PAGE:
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Monitoring Patient Cerebro-Spinal Fluid Drainage With an Ultrasonic Flow Sensor

This study has been completed.
Sponsor:
ClinicalTrials.gov Identifier:
NCT00652197
First Posted: April 3, 2008
Last Update Posted: May 27, 2016
The safety and scientific validity of this study is the responsibility of the study sponsor and investigators. Listing a study does not mean it has been evaluated by the U.S. Federal Government. Read our disclaimer for details.
Collaborator:
National Institute of Neurological Disorders and Stroke (NINDS)
Information provided by (Responsible Party):
Transonic Systems Inc.
  Purpose

The study hypothesis is that an ultrasonic flow sensor can accurately measure flow in hydrocephalic shunts.

The ultrasonic sensor will measure cerebro-spinal fluid drainage in hydrocephalus patients with external ventriculostomies and extra-ventricular drainage systems. The sensor measurements will be compared with the volume of fluid collected by the drainage bag.

After a 24-hour measurement period, the doctor will change the drainage bag position to simulate the patient sitting up and leaning back, to see if this temporarily stops flow through the drainage line.

This data will show whether the sensor accurately measures typical drainage flows seen in hydrocephalus patients. This research will help develop an implantable flow monitor for pediatric hydrocephalus patients.


Condition
Hydrocephalus

Study Type: Observational
Study Design: Observational Model: Cohort
Time Perspective: Cross-Sectional
Official Title: A Flow Monitor for Pediatric Hydrocephalic Shunts - Flow Sensor Study

Resource links provided by NLM:


Further study details as provided by Transonic Systems Inc.:

Primary Outcome Measures:
  • Volumetric flow of patient cerebrospinal fluid through an Extra-Ventricular Drainage system. [ Time Frame: 24-hour period ]

Secondary Outcome Measures:
  • Recording of the pressure waveform related to the volumetric flow of patient cerebrospinal fluid through an Extra-Ventricular Drainage system. [ Time Frame: 24-hour period ]

Enrollment: 16
Study Start Date: March 2009
Study Completion Date: May 2014
Primary Completion Date: May 2014 (Final data collection date for primary outcome measure)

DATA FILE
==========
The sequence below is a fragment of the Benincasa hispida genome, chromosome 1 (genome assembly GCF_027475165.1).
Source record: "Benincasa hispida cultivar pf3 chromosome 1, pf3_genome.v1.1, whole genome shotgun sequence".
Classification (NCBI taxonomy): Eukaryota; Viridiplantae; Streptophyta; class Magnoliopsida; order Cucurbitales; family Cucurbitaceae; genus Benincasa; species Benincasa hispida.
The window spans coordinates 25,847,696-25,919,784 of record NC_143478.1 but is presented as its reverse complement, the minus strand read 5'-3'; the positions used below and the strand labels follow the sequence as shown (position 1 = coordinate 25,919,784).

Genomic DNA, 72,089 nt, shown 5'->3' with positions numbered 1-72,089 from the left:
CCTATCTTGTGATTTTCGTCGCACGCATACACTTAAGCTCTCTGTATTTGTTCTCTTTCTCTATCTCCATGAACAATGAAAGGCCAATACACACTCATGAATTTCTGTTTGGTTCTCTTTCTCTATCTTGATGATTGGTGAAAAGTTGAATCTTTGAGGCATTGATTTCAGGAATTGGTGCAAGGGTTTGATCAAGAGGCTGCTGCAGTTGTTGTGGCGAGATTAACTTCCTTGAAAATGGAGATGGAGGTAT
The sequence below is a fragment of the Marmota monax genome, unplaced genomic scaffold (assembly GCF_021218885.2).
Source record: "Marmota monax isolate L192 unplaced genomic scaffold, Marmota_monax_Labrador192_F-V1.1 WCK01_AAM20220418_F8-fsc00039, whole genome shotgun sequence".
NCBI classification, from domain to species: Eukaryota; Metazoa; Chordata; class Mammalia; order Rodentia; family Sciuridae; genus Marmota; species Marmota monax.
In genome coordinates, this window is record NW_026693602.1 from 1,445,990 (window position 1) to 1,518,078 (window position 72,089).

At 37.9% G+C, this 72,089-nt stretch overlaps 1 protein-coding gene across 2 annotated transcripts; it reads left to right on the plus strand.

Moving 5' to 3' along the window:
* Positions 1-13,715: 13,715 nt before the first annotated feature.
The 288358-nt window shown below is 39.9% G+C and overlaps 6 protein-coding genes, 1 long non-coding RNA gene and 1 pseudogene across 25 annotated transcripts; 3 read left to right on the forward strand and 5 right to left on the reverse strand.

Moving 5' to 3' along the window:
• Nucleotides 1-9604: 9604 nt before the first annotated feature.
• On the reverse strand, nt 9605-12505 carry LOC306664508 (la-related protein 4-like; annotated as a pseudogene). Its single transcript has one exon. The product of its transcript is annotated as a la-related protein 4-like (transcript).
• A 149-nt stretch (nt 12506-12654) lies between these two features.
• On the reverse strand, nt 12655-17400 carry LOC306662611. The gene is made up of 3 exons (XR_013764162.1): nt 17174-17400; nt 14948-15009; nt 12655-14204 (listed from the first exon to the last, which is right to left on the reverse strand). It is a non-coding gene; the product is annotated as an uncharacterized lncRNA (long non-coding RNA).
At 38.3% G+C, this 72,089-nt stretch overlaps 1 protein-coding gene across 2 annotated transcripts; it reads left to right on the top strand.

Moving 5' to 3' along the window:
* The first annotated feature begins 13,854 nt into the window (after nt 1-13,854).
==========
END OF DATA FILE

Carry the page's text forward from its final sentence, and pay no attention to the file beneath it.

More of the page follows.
Groups/Cohorts
Extraventricular Drainage
Includes pediatric hydrocephalus patients that are in recovery from shunt explanation.

  Eligibility

Information from the National Library of Medicine

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Ages Eligible for Study:   up to 20 Years   (Child, Adult)
Sexes Eligible for Study:   All
Accepts Healthy Volunteers:   No
Sampling Method:   Non-Probability Sample
Study Population
Pediatric hydrocephalus patients under the care of the Children's Hospital of Wisconsin.
Criteria

Inclusion Criteria:

  • Age: newborn through age 20
  • Diagnosed with Hydrocephalus
  • Instrumented with an Extra-Ventricular Drainage Line

Exclusion Criteria:

  • Age: older than age 20
  • Not diagnosed with Hydrocephalus
  • Not instrumented with an Extra-Ventricular Drainage Line
  Contacts and Locations
Information from the National Library of Medicine

To learn more about this study, you or your doctor may contact the study research staff using the contact information provided by the sponsor.

Please refer to this study by its ClinicalTrials.gov identifier (NCT number): NCT00652197


Locations
United States, Wisconsin
Children's Hospital of Wisconsin
Milwaukee, Wisconsin, United States, 53226
Sponsors and Collaborators
Transonic Systems Inc.
National Institute of Neurological Disorders and Stroke (NINDS)
Investigators
Principal Investigator: Cornelis J Drost, BS, MS Transonic Systems Inc.
Study Director: Bruce A Kaufman, MD Children's Hospital and Health System Foundation, Wisconsin
  More Information

Responsible Party: Transonic Systems Inc.
ClinicalTrials.gov Identifier: NCT00652197     History of Changes
Other Study ID Numbers: TSI-G-HYDRO-1A-H
2R44NS049680-02 ( U.S. NIH Grant/Contract )
First Submitted: March 31, 2008
First Posted: April 3, 2008
Last Update Posted: May 27, 2016
Last Verified: May 2016

Keywords provided by Transonic Systems Inc.:
Hydrocephalus
shunt dysfunction
shunt flow

Additional relevant MeSH terms:
Hydrocephalus
Brain Diseases
Central Nervous System Diseases
Nervous System Diseases